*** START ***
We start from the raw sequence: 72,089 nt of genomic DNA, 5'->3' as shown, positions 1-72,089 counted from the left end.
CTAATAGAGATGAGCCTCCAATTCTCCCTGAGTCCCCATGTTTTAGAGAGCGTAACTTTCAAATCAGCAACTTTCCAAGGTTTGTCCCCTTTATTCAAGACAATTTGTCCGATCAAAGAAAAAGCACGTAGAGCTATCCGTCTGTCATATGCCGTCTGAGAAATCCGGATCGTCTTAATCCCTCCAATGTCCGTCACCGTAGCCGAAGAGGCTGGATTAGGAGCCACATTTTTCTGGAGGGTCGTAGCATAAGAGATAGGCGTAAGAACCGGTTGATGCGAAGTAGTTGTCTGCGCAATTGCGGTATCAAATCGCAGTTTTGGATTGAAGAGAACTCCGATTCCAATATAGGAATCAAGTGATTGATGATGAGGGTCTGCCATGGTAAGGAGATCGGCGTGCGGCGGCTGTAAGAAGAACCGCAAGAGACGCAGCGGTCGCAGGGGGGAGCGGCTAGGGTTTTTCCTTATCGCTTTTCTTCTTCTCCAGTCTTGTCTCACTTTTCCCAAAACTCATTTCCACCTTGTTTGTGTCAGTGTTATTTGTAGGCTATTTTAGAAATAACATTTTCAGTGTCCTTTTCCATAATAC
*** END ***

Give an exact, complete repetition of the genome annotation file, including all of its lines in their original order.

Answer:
We start from the raw sequence: 72,089 nt of genomic DNA, 5'->3' as shown, positions 1-72,089 counted from the left end.
CTAATAGAGATGAGCCTCCAATTCTCCCTGAGTCCCCATGTTTTAGAGAGCGTAACTTTCAAATCAGCAACTTTCCAAGGTTTGTCCCCTTTATTCAAGACAATTTGTCCGATCAAAGAAAAAGCACGTAGAGCTATCCGTCTGTCATATGCCGTCTGAGAAATCCGGATCGTCTTAATCCCTCCAATGTCCGTCACCGTAGCCGAAGAGGCTGGATTAGGAGCCACATTTTTCTGGAGGGTCGTAGCATAAGAGATAGGCGTAAGAACCGGTTGATGCGAAGTAGTTGTCTGCGCAATTGCGGTATCAAATCGCAGTTTTGGATTGAAGAGAACTCCGATTCCAATATAGGAATCAAGTGATTGATGATGAGGGTCTGCCATGGTAAGGAGATCGGCGTGCGGCGGCTGTAAGAAGAACCGCAAGAGACGCAGCGGTCGCAGGGGGGAGCGGCTAGGGTTTTTCCTTATCGCTTTTCTTCTTCTCCAGTCTTGTCTCACTTTTCCCAAAACTCATTTCCACCTTGTTTGTGTCAGTGTTATTTGTAGGCTATTTTAGAAATAACATTTTCAGTGTCCTTTTCCATAATAC